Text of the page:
Freelancing and feeling lonely? Combat isolation with these 6 top tips
Freelancer loneliness is no joke – and it’s widespread. In a survey of 1,500 freelancers*, 64 per cent said they regularly felt lonely, while a shocking 55 per cent said the social isolation of working alone had left them feeling depressed.
Sure, no one misses the office politics and the tedious commute, but we’re social creatures and it’s easy to miss the buzz and connection of working in an office – no matter how independent, self-reliant or introverted you are.
Spending weeks on end staring at the same four walls with only the cat for company is a sure-fire recipe for misery and frustration (believe me, I’ve been there!).
Prioritising your mental health is key to a happy, healthy working life – and combatting loneliness is a great place to start. As I say in Survival Skills for Freelancers, going solo doesn’t mean going it alone.
Here are six tried and tested tips to help you avoid isolation and stay connected.
1. Vary your surroundings
Getting out of the house might sound counterintuitive. After all, the point of working from home is, well… to work from home, right?
Yes and no. Spending too long in your own company isn’t just draining – it contributes to feelings of isolation and reduces productivity.
Many freelancers find shared working gives them the lifeline they need to overcome the loneliness that comes with the job title – and those who use coworking spaces get a lot more from doing so than desk space.
When I asked the freelance community what they enjoy about coworking, responses included the buzz, camaraderie and chat, opportunities for collaboration, improved productivity, mutual support, the chance to network, less loneliness, a vital boundary between work and home – and, of course, great coffee!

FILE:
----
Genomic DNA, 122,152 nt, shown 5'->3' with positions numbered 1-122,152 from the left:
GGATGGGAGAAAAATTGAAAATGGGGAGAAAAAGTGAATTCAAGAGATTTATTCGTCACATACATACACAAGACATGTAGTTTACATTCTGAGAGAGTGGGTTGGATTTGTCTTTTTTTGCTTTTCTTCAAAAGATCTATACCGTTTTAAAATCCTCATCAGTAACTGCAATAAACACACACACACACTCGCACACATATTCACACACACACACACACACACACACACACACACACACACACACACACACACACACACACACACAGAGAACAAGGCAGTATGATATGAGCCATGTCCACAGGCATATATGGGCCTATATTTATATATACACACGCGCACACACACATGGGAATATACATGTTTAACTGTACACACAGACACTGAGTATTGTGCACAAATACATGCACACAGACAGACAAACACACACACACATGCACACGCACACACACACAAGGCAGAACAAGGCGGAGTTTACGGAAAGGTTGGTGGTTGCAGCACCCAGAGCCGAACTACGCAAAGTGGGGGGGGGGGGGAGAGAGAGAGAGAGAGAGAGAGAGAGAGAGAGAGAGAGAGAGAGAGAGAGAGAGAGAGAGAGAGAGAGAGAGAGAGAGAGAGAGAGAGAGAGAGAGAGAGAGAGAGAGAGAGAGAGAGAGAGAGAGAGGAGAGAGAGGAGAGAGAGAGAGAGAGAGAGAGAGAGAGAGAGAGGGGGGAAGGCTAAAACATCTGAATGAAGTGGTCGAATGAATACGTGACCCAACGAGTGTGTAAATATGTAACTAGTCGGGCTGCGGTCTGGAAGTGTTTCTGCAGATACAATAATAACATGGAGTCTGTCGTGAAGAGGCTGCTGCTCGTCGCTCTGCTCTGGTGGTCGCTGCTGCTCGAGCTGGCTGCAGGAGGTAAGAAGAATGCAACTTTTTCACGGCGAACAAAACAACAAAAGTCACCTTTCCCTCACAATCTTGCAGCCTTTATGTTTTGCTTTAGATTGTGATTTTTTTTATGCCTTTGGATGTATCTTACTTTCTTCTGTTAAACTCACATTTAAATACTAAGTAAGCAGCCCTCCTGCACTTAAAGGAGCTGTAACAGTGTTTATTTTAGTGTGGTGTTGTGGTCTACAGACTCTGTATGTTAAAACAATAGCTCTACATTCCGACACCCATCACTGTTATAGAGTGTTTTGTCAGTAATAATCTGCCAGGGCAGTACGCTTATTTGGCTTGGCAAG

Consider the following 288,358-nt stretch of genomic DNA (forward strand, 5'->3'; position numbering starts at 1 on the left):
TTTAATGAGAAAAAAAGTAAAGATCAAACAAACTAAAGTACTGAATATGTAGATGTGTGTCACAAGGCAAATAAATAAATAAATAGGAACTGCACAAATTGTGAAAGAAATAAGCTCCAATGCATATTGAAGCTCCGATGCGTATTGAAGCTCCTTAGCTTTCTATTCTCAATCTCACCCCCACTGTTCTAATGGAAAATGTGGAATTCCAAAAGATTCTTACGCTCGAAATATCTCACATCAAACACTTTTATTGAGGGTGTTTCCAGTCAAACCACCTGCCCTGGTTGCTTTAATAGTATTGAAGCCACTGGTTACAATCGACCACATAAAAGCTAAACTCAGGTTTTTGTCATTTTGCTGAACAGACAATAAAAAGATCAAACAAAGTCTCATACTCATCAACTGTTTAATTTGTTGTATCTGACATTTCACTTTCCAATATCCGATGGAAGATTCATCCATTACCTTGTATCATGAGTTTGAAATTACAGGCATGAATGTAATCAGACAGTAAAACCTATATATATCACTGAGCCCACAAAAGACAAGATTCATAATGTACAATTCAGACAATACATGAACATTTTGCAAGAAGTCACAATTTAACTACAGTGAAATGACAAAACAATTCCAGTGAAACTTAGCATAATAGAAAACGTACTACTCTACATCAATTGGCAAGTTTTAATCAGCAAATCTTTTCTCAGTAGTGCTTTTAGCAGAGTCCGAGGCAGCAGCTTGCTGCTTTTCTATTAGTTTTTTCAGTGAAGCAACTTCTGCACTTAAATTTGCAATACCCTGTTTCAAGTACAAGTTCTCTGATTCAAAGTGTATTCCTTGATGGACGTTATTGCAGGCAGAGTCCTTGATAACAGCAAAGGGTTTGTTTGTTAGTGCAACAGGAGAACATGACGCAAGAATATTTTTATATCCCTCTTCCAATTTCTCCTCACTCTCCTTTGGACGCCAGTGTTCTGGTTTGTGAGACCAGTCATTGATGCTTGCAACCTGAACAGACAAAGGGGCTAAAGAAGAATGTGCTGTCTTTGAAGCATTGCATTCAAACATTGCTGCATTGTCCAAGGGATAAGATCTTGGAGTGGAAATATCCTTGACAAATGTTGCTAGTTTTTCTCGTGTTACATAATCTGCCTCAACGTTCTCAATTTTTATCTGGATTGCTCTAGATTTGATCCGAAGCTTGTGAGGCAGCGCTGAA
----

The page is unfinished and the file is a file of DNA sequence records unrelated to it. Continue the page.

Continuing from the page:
But it’s not essential to join an organised coworking space to get a sense of community. I enjoy the buzz and connection that comes from working at my gym, but you may prefer to mix it up by trying different coffee shops, your local library, or even a park when the weather is good.
Even varying your surroundings once a week helps to combat that Groundhog Day feeling.
2. Schedule in rest and social time
When you’re smashing through a busy workload, it’s easy to forget to take care of yourself – but you can’t keep running on empty!
Taking on too much and trying to do it all with too few breaks is the quickest route to freelancer burnout. Building regular breaks and exercise into your daily routine helps to release endorphins – those powerful, feel-good chemicals that help to ease stress, anxiety, and depression.
Here are just a few ways to build exercise into your day:
- Go for a run, swim or bike ride
- Take the dog for a long walk in muddy wellies
- Dance around your kitchen while you wait for the kettle to boil
- Challenge a friend to a game of tennis.
- Lift some weights at the gym
- Take a yoga, Zumba or spin class.
Even if you don’t feel like it – in fact, especially then – forcing yourself to disengage from ‘office mode’ can recharge your batteries and help you return to your desk with renewed focus and energy.